Virtualized Security: an Oxymoron

Virtualization technology has been making its way into IT departments for years. It started in the datacenter as a means to consolidate servers and has seen increasing viability in an appliance form factor (virtual appliance). Simply, an appliance software solution has everything in one integrated bundle needed to accomplish a singular function.

So the OS, database, web server and application logic are all integrated and cannot be split part for other uses (this is a quick and simplistic explanation). You have virtual appliances made using virtualization technology, hardware appliances that integrate software with the hardware, and software appliances that load on bare bones servers.

The one area virtual appliances have not made much headway is in network security. Network security is still dominated by hardware appliances which today offer superior performance, scalability and function. However, many vendors are starting to tout current or soon to be available virtual appliances for security.

Hmmm. Security that is virtualized… which means it’s not really there. Makes one pause for a moment and wonder if this is a good thing or should “buyer beware.” To make sure my views aren’t biased I visited the blog of Chris Hoff, currently Director of Cloud and Virtualization Solutions, Data Center Solutions at Cisco System, and a security industry honcho.

His views seem to mirror what I’ve found in working with companies in both the security and the appliance solution space. Here are some issues per Chris Hoff:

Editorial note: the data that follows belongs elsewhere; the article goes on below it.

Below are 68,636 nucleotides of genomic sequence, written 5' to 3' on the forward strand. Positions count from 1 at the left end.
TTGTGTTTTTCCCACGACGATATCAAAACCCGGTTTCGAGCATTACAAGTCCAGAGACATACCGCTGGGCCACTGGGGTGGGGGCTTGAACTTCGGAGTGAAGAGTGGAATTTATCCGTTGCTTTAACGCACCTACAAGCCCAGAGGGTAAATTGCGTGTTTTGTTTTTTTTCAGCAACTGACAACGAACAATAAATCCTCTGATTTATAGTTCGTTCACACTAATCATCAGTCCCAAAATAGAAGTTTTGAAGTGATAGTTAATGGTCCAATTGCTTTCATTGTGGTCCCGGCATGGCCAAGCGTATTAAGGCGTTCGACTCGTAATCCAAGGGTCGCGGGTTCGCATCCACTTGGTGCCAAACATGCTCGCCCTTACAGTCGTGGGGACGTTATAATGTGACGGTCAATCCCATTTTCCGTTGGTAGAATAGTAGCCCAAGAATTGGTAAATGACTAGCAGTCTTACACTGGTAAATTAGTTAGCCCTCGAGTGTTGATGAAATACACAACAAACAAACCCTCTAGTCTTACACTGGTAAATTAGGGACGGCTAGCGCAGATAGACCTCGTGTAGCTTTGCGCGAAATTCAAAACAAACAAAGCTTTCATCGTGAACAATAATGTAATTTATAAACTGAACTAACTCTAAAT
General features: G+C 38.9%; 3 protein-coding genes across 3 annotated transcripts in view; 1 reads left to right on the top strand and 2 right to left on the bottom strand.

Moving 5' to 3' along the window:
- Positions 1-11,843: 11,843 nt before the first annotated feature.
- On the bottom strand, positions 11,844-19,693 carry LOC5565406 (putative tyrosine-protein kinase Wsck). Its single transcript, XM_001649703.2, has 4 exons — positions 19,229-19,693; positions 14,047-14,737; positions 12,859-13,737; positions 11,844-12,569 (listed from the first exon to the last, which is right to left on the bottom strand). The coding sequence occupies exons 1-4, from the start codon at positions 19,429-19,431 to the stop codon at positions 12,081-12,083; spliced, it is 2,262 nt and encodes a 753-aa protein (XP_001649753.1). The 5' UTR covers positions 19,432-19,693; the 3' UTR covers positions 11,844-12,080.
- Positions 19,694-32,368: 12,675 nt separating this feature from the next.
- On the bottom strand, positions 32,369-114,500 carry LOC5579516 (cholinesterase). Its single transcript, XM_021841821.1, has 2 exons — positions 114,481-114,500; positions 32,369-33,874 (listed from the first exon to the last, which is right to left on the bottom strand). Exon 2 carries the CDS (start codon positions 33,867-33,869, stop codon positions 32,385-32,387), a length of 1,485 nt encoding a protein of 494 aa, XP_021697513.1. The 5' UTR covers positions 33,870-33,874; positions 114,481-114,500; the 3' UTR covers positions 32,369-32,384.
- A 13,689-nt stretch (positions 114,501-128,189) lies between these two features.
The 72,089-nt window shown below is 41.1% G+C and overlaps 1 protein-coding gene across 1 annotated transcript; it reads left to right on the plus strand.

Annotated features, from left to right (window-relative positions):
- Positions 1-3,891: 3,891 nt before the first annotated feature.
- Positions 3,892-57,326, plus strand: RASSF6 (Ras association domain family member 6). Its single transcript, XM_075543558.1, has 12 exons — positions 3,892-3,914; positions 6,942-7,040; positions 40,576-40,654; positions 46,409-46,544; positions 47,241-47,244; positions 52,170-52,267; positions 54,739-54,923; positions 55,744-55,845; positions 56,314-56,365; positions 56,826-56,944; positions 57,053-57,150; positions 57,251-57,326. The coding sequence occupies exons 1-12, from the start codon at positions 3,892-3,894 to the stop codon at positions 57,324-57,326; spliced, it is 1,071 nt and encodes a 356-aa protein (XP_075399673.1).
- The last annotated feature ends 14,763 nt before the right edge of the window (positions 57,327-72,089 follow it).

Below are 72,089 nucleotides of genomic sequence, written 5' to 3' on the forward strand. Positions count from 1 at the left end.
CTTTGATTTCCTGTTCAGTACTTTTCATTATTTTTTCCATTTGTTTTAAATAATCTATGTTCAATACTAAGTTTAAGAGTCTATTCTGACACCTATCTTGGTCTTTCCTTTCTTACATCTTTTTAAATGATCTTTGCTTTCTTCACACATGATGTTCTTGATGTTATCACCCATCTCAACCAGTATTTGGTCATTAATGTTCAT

• Most of the virtual network appliances, especially those “ported” from the versions that usually run on dedicated physical hardware (COTS or proprietary) do not provide feature, performance, scale or high-availability parity; most are hobbled or require per-platform customization or re-engineering in order to function
  • The resilience and high availability options from today’s off-the-shelf virtual connectivity does not pair well with the mobility and dynamism of de-coupled virtual machines; VMs are ultimately temporal and networks don’t like topological instability due to key components moving or disappearing
  • The performance and scale of virtual appliances still suffer when competing for I/O and resources on the same physical hosts as the guests they attempt to protect
  • Virtual connectivity is generally a function of the VMM (virtual machine manager) (or a loadable module/domain therein.) The architecture of the VMM has dramatic impact upon the architecture of the software designed to provide the connectivity and vice versa.
  • Security solutions are incredibly topology sensitive. Given the scenario in #1 when a VM moves or is distributed across the pooled infrastructure, unless the security capabilities are already present on the physical host or the connectivity and security layers share a control plane (or at least can exchange telemetry,) things will simply break .
  • Many virtualization platforms do not support protocols or topologies that many connectivity and security virtual appliances require to function (such as multicast for load balancing)
  • It’s very difficult to mimic the in-line path requirements in virtual networking environments that would otherwise force traffic passing through the connectivity layers (layers 2 through 7) up through various policy-driven security layers (virtual appliances)
  • There is no common methodology to express what security requirements the connectivity fabrics should ensure are available prior to allowing a VM (virtual machine) to spool up let alone move
  • Much of the basic networking capabilities are being pushed lower into silicon (into the CPUs themselves) which makes virtual appliances even further removed from the guts that enable them

What does this mean?  If you want real security in an appliance form factor, you can’t beat a hardware appliance. At least not today.